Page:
MIAMI — With the end of August on the horizon, and the day Major League rosters can expand on Sept. 1 coming up, let’s take a look at how some of the players who could help the Marlins make a postseason run are faring in the Minor Leagues:
Robert Andino – Marlins manager Fredi Gonzalez always expresses wishing he would’ve had a chance to use Andino’s versatility more when he was with the club, but his bench was just too deep for the 24-year-old to get much playing time. In his limited time, this is what we know about Andino: He’s fast and a very smart baserunner, is a streaky hitter that can hit for power and a good defensive infielder — who played emergency outfield on occasion.
Andino was optioned to the Isotopes on July 31 to make room for veteran closer Arthur Rhodes. On Sunday, Andino hit a walk-off homer for Albuquerque. In his last 10 games, he is batting .391 (18-for-46) with three home runs and 12 RBIs.
Dallas McPherson – The power-hitting third baseman has turned a lot of heads this season, and a lot of people feel like he could be a starter with the Marlins right now. McPherson has a good chance to be with the team after Sept. 1, but one problem with him is he pretty much fits the bill in terms of the rest of the Marlins players — he strikes out a lot (150 times this season with just 70 walks) and hits a ton of home runs (a Pacific Coast League-leading 40).
On the year, he also sports a .279 batting average with 91 RBIs.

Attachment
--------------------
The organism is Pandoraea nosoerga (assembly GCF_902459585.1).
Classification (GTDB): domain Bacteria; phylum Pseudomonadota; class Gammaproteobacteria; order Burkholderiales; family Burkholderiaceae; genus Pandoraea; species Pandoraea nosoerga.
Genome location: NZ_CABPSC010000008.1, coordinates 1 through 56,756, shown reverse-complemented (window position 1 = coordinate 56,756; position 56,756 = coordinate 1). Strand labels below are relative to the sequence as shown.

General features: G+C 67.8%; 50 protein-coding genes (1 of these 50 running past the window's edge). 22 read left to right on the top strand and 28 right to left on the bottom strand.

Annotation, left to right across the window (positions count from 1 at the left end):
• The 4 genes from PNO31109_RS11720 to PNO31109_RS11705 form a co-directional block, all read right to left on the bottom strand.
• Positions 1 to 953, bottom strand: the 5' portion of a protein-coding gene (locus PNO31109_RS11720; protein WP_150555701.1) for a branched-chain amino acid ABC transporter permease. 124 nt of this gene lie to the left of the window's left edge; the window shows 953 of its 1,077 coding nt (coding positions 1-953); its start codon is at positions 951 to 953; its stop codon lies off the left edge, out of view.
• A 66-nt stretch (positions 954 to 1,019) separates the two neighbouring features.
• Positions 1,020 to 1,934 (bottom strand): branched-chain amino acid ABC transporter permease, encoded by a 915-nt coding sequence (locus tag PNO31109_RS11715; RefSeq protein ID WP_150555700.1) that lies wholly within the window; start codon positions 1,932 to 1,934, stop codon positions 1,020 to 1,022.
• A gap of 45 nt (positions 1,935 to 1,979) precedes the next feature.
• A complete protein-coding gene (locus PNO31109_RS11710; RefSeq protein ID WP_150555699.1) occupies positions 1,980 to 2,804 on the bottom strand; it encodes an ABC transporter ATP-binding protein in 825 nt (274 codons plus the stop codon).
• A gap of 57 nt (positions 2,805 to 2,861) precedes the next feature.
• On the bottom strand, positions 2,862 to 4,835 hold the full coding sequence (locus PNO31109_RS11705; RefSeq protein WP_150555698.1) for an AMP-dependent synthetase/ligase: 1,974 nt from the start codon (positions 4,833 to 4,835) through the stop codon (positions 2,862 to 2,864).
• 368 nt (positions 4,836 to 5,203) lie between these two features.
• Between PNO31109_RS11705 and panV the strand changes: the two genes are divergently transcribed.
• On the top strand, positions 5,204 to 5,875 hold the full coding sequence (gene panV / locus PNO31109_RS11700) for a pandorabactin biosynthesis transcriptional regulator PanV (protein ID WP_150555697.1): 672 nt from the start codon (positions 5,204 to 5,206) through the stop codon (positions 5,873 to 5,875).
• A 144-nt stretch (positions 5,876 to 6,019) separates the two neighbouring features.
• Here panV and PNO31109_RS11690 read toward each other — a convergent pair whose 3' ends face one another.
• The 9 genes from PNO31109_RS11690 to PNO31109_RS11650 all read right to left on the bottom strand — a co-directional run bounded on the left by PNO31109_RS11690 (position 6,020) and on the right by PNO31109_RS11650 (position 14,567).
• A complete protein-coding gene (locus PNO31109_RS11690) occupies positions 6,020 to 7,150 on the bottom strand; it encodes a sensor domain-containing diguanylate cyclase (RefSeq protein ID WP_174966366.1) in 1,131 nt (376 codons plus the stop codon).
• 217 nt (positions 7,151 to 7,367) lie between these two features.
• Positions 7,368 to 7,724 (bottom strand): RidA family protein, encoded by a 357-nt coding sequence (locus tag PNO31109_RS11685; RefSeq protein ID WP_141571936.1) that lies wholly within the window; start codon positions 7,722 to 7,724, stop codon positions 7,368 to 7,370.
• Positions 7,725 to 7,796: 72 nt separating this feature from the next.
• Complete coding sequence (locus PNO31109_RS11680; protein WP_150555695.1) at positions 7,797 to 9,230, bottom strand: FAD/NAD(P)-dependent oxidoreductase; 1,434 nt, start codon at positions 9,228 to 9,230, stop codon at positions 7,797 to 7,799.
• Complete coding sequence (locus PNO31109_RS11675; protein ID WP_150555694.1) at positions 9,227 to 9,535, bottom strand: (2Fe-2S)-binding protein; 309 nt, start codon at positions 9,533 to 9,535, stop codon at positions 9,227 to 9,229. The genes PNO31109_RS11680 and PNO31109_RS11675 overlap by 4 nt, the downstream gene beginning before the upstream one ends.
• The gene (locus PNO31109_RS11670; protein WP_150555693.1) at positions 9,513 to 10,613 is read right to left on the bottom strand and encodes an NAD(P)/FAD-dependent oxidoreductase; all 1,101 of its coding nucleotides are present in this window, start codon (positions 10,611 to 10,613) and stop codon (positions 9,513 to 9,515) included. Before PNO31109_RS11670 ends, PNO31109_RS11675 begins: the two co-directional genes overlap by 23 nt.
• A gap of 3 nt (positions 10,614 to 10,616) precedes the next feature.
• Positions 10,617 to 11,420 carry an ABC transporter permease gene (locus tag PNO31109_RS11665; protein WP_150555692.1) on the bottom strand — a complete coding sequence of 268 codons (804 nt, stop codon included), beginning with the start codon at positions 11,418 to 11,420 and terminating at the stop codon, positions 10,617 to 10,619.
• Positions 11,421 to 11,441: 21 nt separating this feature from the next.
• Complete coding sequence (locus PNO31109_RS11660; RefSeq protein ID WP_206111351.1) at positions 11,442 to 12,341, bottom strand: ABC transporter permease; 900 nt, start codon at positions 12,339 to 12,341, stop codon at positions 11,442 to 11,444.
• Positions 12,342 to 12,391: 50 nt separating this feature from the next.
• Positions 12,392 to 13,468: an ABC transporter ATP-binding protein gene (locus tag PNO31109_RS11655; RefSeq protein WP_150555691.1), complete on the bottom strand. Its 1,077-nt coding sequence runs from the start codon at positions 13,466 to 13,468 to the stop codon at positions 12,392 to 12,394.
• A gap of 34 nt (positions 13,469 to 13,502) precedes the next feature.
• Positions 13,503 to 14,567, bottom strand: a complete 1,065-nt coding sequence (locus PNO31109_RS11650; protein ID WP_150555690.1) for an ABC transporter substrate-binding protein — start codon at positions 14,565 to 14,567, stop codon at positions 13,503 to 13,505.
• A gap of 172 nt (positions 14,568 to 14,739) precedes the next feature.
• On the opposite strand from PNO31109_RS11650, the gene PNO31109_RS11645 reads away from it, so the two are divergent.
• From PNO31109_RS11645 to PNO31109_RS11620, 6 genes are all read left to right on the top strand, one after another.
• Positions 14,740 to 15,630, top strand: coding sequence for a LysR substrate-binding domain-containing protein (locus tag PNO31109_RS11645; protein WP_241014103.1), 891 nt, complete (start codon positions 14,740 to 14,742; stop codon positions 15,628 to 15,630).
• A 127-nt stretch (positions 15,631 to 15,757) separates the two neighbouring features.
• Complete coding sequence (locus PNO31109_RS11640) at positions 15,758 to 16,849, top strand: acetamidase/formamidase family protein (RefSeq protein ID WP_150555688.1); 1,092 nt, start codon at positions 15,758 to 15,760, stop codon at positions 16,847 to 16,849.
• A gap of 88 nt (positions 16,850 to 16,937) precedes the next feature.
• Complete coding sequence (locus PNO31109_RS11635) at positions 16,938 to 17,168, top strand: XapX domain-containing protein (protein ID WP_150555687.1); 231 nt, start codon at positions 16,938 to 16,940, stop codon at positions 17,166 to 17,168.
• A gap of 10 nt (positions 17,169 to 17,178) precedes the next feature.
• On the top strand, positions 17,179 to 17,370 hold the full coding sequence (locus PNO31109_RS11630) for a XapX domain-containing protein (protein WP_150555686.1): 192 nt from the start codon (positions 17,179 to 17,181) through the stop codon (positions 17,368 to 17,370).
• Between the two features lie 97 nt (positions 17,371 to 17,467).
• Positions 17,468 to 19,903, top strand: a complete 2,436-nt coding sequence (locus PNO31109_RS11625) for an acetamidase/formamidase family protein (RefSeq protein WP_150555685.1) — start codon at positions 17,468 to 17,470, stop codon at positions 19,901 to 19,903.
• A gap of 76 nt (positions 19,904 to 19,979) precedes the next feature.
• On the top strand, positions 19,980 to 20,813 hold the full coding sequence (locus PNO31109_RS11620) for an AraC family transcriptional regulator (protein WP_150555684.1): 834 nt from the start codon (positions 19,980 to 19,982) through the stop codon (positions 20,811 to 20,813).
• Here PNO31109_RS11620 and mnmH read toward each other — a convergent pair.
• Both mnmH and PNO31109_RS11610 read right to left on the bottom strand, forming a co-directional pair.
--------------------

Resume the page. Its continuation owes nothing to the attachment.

One more thing, he is not a prospect. McPherson is 28 years old and played three seasons with the Angles. Regardless, after missing all of 2007 because of back surgery, it’s been a great comeback for the 6-foot-4 left-handed hitter.
Taylor Tankersley – “The Tank,” as some of his teammates with the Marlins call him, can be a very useful tool out of the Marlins’ bullpen if called back up, especially with the way current lefty reliever Renyel Pinto has struggled — sporting a 27.21 ERA since July 29.
Tankersley started off the year on a bad note, but he said he became a “tougher” pitcher when sent down to Triple-A and has sported some good numbers in the Minor Leagues this year, going 2-1 with a 1.71 ERA in 29 games.
Paul Hoover – I can’t see the Marlins adding a fourth catcher this year, but Hoover has been up and down with the club all year, and Gonzalez has said he does a very good job handling the pitching staff. In his last 10 games with the Isotopes, Hoover is batting .294 with two home runs and three RBIs.
Rick VandenHurk – The righty starter struggled mightily at the beginning of the year with the Marlins, came back, had one very good start, then reverted back to his old ways before getting sent back down for Anibal Sanchez. Still, VandenHurk is a guy who can give the Marlins some spot starts if he’s back with the team.
He is 2-1 with a 4.08 ERA in his last four starts in Albuquerque.
Cameron Maybin – The speedy centerfielder is very young, but also very promising, and the Marlins are likely to want to take a closer look at him in September. This year, Maybin has been up-and-down offensively and has struck out a ton — pretty much the M.O. on the Marlins.
On the year, he’s hitting .276 with 13 home runs and 43 RBIs. Maybin suffered a shoulder injury earlier this month, but vice president of player development Rick Fleming said a few weeks back that he has recovered fully.